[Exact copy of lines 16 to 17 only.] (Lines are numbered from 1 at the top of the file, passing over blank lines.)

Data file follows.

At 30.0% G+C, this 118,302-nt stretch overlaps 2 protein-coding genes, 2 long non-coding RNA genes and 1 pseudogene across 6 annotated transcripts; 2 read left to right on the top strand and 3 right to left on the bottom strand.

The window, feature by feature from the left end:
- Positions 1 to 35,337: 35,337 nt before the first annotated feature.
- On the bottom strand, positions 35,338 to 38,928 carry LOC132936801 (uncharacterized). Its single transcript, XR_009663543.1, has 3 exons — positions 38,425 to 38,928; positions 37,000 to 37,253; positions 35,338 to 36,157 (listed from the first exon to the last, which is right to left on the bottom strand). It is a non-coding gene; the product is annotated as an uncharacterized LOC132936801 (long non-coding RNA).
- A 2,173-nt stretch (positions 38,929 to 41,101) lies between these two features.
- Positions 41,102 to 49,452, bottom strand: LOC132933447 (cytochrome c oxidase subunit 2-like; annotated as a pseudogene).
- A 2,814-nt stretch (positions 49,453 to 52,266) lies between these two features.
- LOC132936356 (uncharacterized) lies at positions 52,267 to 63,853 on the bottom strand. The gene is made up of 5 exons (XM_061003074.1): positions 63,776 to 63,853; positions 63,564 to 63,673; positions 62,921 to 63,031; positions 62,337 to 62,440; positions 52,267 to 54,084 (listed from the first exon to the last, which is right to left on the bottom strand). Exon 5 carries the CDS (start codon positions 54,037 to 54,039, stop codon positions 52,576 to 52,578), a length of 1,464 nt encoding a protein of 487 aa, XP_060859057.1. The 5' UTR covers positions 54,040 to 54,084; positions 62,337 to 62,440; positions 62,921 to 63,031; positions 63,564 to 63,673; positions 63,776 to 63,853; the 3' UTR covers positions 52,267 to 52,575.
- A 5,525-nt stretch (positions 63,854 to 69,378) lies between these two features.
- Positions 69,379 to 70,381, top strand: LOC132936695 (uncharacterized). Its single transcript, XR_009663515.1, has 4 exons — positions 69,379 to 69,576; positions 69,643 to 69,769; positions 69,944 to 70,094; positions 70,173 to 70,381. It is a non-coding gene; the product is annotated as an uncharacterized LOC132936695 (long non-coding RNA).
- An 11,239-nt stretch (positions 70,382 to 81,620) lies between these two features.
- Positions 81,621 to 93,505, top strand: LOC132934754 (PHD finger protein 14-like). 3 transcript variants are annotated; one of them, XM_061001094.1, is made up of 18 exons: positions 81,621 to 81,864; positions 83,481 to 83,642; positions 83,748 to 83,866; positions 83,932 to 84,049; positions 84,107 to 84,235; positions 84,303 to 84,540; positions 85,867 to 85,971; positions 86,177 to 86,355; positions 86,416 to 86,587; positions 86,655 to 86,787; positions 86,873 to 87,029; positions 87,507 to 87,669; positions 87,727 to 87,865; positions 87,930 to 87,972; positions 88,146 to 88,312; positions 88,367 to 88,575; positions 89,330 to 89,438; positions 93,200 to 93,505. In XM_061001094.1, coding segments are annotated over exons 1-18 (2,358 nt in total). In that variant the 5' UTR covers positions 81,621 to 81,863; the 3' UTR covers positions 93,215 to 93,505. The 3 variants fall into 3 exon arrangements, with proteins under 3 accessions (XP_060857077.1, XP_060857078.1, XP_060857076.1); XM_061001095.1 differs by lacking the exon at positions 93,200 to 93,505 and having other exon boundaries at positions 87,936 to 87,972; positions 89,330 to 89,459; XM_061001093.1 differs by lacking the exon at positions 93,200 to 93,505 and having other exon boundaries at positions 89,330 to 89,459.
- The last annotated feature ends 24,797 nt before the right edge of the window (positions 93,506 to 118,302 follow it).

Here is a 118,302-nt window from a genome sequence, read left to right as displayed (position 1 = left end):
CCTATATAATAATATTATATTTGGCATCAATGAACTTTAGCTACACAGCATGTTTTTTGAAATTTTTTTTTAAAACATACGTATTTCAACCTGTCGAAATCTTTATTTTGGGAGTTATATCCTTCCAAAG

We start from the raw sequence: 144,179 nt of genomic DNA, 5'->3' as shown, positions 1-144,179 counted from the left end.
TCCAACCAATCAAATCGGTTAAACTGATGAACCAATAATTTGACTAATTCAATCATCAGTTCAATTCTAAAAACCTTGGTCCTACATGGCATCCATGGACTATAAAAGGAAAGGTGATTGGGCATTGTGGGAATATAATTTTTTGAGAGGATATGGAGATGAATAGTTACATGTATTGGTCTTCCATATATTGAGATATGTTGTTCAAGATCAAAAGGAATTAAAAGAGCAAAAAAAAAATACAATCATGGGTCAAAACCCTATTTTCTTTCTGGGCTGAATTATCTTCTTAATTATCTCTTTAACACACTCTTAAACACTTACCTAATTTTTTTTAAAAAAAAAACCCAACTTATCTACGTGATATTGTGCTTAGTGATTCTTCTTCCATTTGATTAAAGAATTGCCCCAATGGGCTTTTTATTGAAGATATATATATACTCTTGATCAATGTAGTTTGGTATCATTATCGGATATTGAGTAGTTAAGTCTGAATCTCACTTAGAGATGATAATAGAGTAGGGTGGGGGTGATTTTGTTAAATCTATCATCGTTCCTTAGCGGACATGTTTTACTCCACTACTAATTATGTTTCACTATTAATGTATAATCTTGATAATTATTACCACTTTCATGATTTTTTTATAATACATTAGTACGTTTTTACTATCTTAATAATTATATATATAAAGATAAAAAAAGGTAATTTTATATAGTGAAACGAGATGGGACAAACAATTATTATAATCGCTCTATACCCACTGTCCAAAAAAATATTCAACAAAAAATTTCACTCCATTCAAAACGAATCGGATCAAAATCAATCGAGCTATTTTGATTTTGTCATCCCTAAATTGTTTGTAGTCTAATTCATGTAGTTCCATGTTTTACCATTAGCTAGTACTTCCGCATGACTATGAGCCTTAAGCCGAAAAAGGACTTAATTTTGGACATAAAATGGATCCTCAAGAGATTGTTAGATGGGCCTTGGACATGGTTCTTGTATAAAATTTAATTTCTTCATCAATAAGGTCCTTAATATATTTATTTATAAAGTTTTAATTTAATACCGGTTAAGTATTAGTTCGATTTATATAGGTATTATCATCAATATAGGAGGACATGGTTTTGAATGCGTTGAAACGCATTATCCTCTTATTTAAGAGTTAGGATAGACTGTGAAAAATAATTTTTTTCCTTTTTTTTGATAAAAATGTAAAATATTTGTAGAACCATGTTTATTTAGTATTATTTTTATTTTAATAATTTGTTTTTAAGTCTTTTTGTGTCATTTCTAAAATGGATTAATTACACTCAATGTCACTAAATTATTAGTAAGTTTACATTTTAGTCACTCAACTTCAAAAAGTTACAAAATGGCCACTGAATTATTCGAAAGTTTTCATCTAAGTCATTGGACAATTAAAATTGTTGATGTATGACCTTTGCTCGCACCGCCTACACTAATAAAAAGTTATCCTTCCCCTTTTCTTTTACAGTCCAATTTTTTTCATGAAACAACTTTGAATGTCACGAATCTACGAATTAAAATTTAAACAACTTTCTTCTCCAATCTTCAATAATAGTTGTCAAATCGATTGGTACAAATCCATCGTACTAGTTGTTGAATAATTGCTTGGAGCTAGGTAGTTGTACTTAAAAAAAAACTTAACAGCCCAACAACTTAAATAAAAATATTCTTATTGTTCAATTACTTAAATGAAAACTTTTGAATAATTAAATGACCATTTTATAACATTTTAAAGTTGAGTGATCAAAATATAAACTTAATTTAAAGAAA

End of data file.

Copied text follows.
We start from the raw sequence: 144,179 nt of genomic DNA, 5'->3' as shown, positions 1-144,179 counted from the left end.
TCCAACCAATCAAATCGGTTAAACTGATGAACCAATAATTTGACTAATTCAATCATCAGTTCAATTCTAAAAACCTTGGTCCTACATGGCATCCATGGACTATAAAAGGAAAGGTGATTGGGCATTGTGGGAATATAATTTTTTGAGAGGATATGGAGATGAATAGTTACATGTATTGGTCTTCCATATATTGAGATATGTTGTTCAAGATCAAAAGGAATTAAAAGAGCAAAAAAAAAATACAATCATGGGTCAAAACCCTATTTTCTTTCTGGGCTGAATTATCTTCTTAATTATCTCTTTAACACACTCTTAAACACTTACCTAATTTTTTTTAAAAAAAAAACCCAACTTATCTACGTGATATTGTGCTTAGTGATTCTTCTTCCATTTGATTAAAGAATTGCCCCAATGGGCTTTTTATTGAAGATATATATATACTCTTGATCAATGTAGTTTGGTATCATTATCGGATATTGAGTAGTTAAGTCTGAATCTCACTTAGAGATGATAATAGAGTAGGGTGGGGGTGATTTTGTTAAATCTATCATCGTTCCTTAGCGGACATGTTTTACTCCACTACTAATTATGTTTCACTATTAATGTATAATCTTGATAATTATTACCACTTTCATGATTTTTTTATAATACATTAGTACGTTTTTACTATCTTAATAATTATATATATAAAGATAAAAAAAGGTAATTTTATATAGTGAAACGAGATGGGACAAACAATTATTATAATCGCTCTATACCCACTGTCCAAAAAAATATTCAACAAAAAATTTCACTCCATTCAAAACGAATCGGATCAAAATCAATCGAGCTATTTTGATTTTGTCATCCCTAAATTGTTTGTAGTCTAATTCATGTAGTTCCATGTTTTACCATTAGCTAGTACTTCCGCATGACTATGAGCCTTAAGCCGAAAAAGGACTTAATTTTGGACATAAAATGGATCCTCAAGAGATTGTTAGATGGGCCTTGGACATGGTTCTTGTATAAAATTTAATTTCTTCATCAATAAGGTCCTTAATATATTTATTTATAAAGTTTTAATTTAATACCGGTTAAGTATTAGTTCGATTTATATAGGTATTATCATCAATATAGGAGGACATGGTTTTGAATGCGTTGAAACGCATTATCCTCTTATTTAAGAGTTAGGATAGACTGTGAAAAATAATTTTTTTCCTTTTTTTTGATAAAAATGTAAAATATTTGTAGAACCATGTTTATTTAGTATTATTTTTATTTTAATAATTTGTTTTTAAGTCTTTTTGTGTCATTTCTAAAATGGATTAATTACACTCAATGTCACTAAATTATTAGTAAGTTTACATTTTAGTCACTCAACTTCAAAAAGTTACAAAATGGCCACTGAATTATTCGAAAGTTTTCATCTAAGTCATTGGACAATTAAAATTGTTGATGTATGACCTTTGCTCGCACCGCCTACACTAATAAAAAGTTATCCTTCCCCTTTTCTTTTACAGTCCAATTTTTTTCATGAAACAACTTTGAATGTCACGAATCTACGAATTAAAATTTAAACAACTTTCTTCTCCAATCTTCAATAATAGTTGTCAAATCGATTGGTACAAATCCATCGTACTAGTTGTTGAATAATTGCTTGGAGCTAGGTAGTTGTACTTAAAAAAAAACTTAACAGCCCAACAACTTAAATAAAAATATTCTTATTGTTCAATTACTTAAATGAAAACTTTTGAATAATTAAATGACCATTTTATAACATTTTAAAGTTGAGTGATCAAAATATAAACTTAATTTAAAGAAA